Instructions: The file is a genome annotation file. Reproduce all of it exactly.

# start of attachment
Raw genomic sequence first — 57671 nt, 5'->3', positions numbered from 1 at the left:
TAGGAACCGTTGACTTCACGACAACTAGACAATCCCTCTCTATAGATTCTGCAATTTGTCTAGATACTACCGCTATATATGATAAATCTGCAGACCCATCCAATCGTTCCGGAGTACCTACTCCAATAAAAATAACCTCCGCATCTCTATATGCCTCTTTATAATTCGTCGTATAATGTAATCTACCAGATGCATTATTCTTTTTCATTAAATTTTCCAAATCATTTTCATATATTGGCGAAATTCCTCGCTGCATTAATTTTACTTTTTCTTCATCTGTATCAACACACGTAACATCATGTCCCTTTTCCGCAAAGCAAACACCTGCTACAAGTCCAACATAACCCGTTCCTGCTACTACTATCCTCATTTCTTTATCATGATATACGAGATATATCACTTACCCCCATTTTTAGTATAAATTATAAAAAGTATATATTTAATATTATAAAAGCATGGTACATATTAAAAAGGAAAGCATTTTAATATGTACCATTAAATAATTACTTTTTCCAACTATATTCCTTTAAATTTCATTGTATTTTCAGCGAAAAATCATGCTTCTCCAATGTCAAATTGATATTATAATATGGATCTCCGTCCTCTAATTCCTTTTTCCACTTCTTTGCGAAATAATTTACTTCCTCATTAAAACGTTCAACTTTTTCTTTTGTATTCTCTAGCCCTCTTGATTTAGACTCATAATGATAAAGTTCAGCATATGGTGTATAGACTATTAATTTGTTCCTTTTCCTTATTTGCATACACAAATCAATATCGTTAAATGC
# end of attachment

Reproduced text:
Raw genomic sequence first — 57671 nt, 5'->3', positions numbered from 1 at the left:
TAGGAACCGTTGACTTCACGACAACTAGACAATCCCTCTCTATAGATTCTGCAATTTGTCTAGATACTACCGCTATATATGATAAATCTGCAGACCCATCCAATCGTTCCGGAGTACCTACTCCAATAAAAATAACCTCCGCATCTCTATATGCCTCTTTATAATTCGTCGTATAATGTAATCTACCAGATGCATTATTCTTTTTCATTAAATTTTCCAAATCATTTTCATATATTGGCGAAATTCCTCGCTGCATTAATTTTACTTTTTCTTCATCTGTATCAACACACGTAACATCATGTCCCTTTTCCGCAAAGCAAACACCTGCTACAAGTCCAACATAACCCGTTCCTGCTACTACTATCCTCATTTCTTTATCATGATATACGAGATATATCACTTACCCCCATTTTTAGTATAAATTATAAAAAGTATATATTTAATATTATAAAAGCATGGTACATATTAAAAAGGAAAGCATTTTAATATGTACCATTAAATAATTACTTTTTCCAACTATATTCCTTTAAATTTCATTGTATTTTCAGCGAAAAATCATGCTTCTCCAATGTCAAATTGATATTATAATATGGATCTCCGTCCTCTAATTCCTTTTTCCACTTCTTTGCGAAATAATTTACTTCCTCATTAAAACGTTCAACTTTTTCTTTTGTATTCTCTAGCCCTCTTGATTTAGACTCATAATGATAAAGTTCAGCATATGGTGTATAGACTATTAATTTGTTCCTTTTCCTTATTTGCATACACAAATCAATATCGTTAAATGC